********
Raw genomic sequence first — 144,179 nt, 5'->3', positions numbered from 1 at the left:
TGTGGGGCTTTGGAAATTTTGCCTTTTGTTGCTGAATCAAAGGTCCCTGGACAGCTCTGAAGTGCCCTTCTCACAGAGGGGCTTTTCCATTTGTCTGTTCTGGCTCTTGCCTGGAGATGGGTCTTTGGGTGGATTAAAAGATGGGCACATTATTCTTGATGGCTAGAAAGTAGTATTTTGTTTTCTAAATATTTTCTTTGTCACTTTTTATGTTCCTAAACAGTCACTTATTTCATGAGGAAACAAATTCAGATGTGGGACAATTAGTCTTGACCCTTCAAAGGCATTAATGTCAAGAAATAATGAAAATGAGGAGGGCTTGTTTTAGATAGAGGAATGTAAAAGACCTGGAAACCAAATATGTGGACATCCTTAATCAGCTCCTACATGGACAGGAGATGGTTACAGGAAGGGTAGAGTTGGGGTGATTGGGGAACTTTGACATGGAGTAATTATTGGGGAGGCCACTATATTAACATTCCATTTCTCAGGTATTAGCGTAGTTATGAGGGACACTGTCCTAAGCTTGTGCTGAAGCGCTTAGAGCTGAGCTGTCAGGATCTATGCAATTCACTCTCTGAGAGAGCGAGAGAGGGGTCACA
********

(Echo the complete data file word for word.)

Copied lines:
Raw genomic sequence first — 144,179 nt, 5'->3', positions numbered from 1 at the left:
TGTGGGGCTTTGGAAATTTTGCCTTTTGTTGCTGAATCAAAGGTCCCTGGACAGCTCTGAAGTGCCCTTCTCACAGAGGGGCTTTTCCATTTGTCTGTTCTGGCTCTTGCCTGGAGATGGGTCTTTGGGTGGATTAAAAGATGGGCACATTATTCTTGATGGCTAGAAAGTAGTATTTTGTTTTCTAAATATTTTCTTTGTCACTTTTTATGTTCCTAAACAGTCACTTATTTCATGAGGAAACAAATTCAGATGTGGGACAATTAGTCTTGACCCTTCAAAGGCATTAATGTCAAGAAATAATGAAAATGAGGAGGGCTTGTTTTAGATAGAGGAATGTAAAAGACCTGGAAACCAAATATGTGGACATCCTTAATCAGCTCCTACATGGACAGGAGATGGTTACAGGAAGGGTAGAGTTGGGGTGATTGGGGAACTTTGACATGGAGTAATTATTGGGGAGGCCACTATATTAACATTCCATTTCTCAGGTATTAGCGTAGTTATGAGGGACACTGTCCTAAGCTTGTGCTGAAGCGCTTAGAGCTGAGCTGTCAGGATCTATGCAATTCACTCTCTGAGAGAGCGAGAGAGGGGTCACA